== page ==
The Rise Of The Sexbots
The sexbots are coming. Well, not literally, not yet anyway—but that’ll happen soon enough with further advances in the fields of robotics and artificial intelligence to the point that you would no longer be able to distinguish whether or not your sexbot was just faking it.
For those of you who haven’t made it past first base in the world of sexual machines and are asking, “Sexbot? What is this sexbot?” let me explain as clearly and couthly as possible.
A “sexbot” is a robot designed for humans to have sexual intercourse with. It is a machine engineered for sexual simulation and stimulation. If this sounds a bit mechanical and crass, it’s because, well, it sort of is. That being said, a major facet of human sexual intercourse is mechanical—so much so that prescribing tool analogies to our descriptions of it have become part of our popular cultural lexicon. (Don’t drill me on the particulars.)
While there are deep emotional, psychological, and spiritual dimensions to human sexuality, it is, at its core, a physical action. The fact is that most of us—excepting those conceived via artificial insemination or in vitro fertilization—were forged in the crucible of that action.
My purpose here is not to pass judgement on people’s sex lives nor their preferences or fetishes nor wade into the morass of a sexual morality debate. I’m a technologist after all, not a philosopher or a sex therapist.
With the technology of sexbots, we have introduced a variable into the system of human culture that taps into the very core of our limbic system, which runs our deepest and oldest programming.
As a technologist, it’s my obligation to inform you that sexbots are a rapidly emerging technology that will have a profound effect upon the future of human sexual relations and the further integration of robots into the fabric of everyday human life.
While sexbots are a fairly new phenomenon, the existence of man-made sexual devices has been around for a long time, beginning with the artificial phallus, the oldest of which was discovered in Germany in 2005. Made of siltstone and measuring in at 7.8” in length, it is estimated to be 28,000 years old. It was not, however, just a stone that happened to be phallus shaped. It was constructed of 14 individual fragments that were crafted together. Like other prehistoric tools, the world’s oldest artificial phallus was constructed by human hands for a specific purpose.
A technology is any tool or system that harnesses natural materials and phenomenon to serve a human purpose. An ancient siltstone phallus is a technology just as a modern-day sexbot is a technology. The major differences are found in the complexity of the technology being utilized.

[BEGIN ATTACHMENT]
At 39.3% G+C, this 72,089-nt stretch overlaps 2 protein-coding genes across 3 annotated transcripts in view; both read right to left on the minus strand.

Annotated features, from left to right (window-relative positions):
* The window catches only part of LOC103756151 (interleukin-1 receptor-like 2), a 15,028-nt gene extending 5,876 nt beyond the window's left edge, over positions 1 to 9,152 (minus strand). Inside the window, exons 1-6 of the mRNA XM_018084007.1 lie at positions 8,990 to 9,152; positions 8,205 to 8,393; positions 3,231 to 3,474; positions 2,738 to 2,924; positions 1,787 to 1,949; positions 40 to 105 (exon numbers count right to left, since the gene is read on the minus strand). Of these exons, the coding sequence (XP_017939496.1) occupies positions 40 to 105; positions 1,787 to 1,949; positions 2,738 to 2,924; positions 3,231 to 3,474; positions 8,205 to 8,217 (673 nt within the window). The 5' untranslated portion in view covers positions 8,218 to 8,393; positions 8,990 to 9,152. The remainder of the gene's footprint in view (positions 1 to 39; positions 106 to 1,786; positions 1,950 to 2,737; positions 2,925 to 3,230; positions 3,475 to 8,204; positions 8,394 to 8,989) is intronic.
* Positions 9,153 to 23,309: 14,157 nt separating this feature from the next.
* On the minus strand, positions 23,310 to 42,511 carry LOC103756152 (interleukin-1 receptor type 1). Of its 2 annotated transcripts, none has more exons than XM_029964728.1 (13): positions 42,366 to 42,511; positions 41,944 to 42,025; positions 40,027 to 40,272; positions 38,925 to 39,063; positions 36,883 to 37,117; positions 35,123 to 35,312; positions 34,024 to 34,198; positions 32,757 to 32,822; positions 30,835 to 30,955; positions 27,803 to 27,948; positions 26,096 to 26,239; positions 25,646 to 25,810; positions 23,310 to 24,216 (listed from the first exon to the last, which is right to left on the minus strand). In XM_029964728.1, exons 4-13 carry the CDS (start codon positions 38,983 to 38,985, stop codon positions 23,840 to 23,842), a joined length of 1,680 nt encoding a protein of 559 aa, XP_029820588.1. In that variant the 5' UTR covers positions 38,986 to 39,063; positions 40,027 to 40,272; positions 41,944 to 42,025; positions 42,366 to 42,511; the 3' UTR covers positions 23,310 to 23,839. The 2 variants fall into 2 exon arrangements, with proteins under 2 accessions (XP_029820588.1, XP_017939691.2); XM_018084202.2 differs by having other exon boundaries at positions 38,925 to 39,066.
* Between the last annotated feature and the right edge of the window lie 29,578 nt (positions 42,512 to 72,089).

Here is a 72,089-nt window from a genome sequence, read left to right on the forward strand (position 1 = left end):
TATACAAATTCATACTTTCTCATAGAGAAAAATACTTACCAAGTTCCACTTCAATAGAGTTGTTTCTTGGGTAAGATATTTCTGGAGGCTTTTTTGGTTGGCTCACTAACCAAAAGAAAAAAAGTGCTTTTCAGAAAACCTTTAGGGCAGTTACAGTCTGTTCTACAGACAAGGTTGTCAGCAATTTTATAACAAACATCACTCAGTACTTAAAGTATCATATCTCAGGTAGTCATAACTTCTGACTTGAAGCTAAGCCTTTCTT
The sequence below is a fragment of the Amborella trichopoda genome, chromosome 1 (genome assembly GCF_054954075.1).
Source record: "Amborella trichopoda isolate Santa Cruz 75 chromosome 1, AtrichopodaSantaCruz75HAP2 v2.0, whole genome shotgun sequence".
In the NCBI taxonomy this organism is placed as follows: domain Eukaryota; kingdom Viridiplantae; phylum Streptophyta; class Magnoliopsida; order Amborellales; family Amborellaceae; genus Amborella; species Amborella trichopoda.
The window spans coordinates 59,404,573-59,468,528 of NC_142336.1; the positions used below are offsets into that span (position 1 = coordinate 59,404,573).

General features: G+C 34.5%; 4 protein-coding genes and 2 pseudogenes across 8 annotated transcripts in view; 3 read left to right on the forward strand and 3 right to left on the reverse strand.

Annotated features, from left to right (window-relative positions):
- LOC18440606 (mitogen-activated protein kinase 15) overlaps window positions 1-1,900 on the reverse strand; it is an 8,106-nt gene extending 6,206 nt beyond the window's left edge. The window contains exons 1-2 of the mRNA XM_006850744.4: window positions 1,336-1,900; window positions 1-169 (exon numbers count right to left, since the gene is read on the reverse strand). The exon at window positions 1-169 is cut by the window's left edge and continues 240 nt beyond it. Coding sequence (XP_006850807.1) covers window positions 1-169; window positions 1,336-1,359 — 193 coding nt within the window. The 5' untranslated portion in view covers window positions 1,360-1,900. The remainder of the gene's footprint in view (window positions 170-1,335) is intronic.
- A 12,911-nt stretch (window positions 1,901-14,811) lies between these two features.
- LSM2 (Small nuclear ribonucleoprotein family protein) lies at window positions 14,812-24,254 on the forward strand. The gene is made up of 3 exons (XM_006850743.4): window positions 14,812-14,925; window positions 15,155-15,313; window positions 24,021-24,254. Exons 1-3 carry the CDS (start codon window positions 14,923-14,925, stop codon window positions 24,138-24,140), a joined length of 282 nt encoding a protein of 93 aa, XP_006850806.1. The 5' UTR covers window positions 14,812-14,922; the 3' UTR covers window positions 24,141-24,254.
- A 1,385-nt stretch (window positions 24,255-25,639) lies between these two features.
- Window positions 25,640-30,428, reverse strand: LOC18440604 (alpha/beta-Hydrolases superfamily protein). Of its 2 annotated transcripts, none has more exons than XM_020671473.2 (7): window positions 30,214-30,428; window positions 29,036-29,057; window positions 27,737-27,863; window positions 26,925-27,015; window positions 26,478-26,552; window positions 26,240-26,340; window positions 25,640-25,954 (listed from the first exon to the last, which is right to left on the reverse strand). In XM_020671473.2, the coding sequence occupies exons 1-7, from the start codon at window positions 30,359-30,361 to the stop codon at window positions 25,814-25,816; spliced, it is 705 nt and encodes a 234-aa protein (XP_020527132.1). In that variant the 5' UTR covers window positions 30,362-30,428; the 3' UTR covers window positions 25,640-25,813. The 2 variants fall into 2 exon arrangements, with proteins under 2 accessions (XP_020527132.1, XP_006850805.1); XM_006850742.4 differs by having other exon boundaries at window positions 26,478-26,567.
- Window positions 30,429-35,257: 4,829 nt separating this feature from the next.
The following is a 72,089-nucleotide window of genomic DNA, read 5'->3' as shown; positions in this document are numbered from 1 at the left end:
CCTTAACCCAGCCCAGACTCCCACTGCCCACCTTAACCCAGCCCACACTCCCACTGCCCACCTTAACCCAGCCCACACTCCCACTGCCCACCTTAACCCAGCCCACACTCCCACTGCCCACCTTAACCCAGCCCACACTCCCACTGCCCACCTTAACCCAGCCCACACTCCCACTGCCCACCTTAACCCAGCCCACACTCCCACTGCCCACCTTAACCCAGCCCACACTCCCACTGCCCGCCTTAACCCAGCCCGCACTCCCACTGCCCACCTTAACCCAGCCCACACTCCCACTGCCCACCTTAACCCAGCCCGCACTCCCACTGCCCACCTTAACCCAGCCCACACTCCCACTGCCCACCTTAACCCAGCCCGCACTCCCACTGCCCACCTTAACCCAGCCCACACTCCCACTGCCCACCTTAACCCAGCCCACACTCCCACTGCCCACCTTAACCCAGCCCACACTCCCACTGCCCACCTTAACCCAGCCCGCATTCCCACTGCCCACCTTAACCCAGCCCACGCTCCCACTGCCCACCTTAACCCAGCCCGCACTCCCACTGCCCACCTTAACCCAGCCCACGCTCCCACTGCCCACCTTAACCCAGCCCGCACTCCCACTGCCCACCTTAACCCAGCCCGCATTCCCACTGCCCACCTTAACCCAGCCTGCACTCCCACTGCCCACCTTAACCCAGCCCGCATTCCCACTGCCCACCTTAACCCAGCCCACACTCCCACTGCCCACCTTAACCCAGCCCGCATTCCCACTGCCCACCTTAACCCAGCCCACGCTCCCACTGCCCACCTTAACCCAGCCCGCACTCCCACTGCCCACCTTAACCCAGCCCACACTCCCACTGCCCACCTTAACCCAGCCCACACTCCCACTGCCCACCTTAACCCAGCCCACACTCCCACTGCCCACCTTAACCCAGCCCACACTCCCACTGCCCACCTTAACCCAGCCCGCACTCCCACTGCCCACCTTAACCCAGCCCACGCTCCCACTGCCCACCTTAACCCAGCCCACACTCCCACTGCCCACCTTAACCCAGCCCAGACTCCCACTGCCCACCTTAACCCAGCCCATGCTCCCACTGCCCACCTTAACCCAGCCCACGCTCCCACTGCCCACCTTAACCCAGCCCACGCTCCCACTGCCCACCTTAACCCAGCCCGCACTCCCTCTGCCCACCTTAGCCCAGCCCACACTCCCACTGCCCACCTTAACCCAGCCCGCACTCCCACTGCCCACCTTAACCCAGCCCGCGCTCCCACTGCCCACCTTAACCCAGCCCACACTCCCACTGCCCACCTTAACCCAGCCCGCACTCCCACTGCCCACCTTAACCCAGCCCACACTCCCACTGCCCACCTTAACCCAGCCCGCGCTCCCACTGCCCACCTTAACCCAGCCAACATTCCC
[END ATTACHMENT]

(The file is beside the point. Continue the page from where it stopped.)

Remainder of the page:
Sexbots are increasingly complex technologies that combine advances in robotics and artificial intelligence. Currently, they are primitive but that is changing rapidly. The most advanced sexbot available on the market today is “Harmony”, created by Realbotix. Her lips move when she speaks. Her eyes blink. Her head tilts. It’s a bit freaky to watch and drops most people into a place referred to in robotics as the “uncanny valley”.
The term “uncanny valley” is used by roboticists to describe the unsettling feeling people get when they encounter an android (a humanoid robot) that closely resembles a human in many ways but is not convincingly realistic.
A human’s response to an android can be graphed with “human likeness” on the x-axis and “familiarity” on the y-axis. The uncanny valley is the deep trough created on that graph as human likeness and familiarity bottom out with “zombies” and then climbs toward 100 percent with real humans.
According to techtarget.com, “The uncanny valley is named for the way the viewer’s level of comfort drops as a simulation approaches, but does not reach, verisimilitude.”
Harmony’s AI robotic head is attached to a synthetic replica of a female body that can be custom designed. (Yes, there are anatomically male sexbots too, but female replicas are more popular.) Her response modes can be programmed via an accompanying smartphone app, enabling the most recent version of Harmony to utilize built-in sensors to respond to movement and touch with unique sounds and expressions.
“Does it make you sad about potentially replacing human relationships with a robot partner instead?” Katie Couric asked Realbotix founder and CEO, Matt McMullen, in a recent ABC interview.
“It’ll never happen,” McMullen said confidently. “It’s an alternative, not a replacement. It’s different.”
Different indeed but it’s going to make a difference.
Once a technology is introduced into human culture, it changes that culture. Human culture is a system and like any system, when you change a variable, you change the input. Change the input and you change the output. That is the nature of systems. Sometimes these outputs are known and expected. Other times they are unknown and have secondary and tertiary impacts that were not expected.
With the technology of sexbots, we have introduced a variable into the system of human culture that taps into the very core of our limbic system, which runs our deepest and oldest programming. With sexbots, we’re using our higher functioning cortex system to create a technology that hacks human sexuality, which could lead to some unintended consequences.
For example, maybe the human race doesn’t go extinct due to a fantastic catastrophe like nuclear war or an errant asteroid slamming into Earth. Maybe we’ll slowly self-select our extinction by no longer procreating because we’ve stopped having sex with other humans and instead are having sex with advanced AI robots that have climbed their way out of the uncanny valley and into our beds.
With the rise of advanced sexbots, we might truly be screwed.
Scott Dewing is a technologist, teacher, and writer. He lives with his family on a low-tech farm in the State of Jefferson.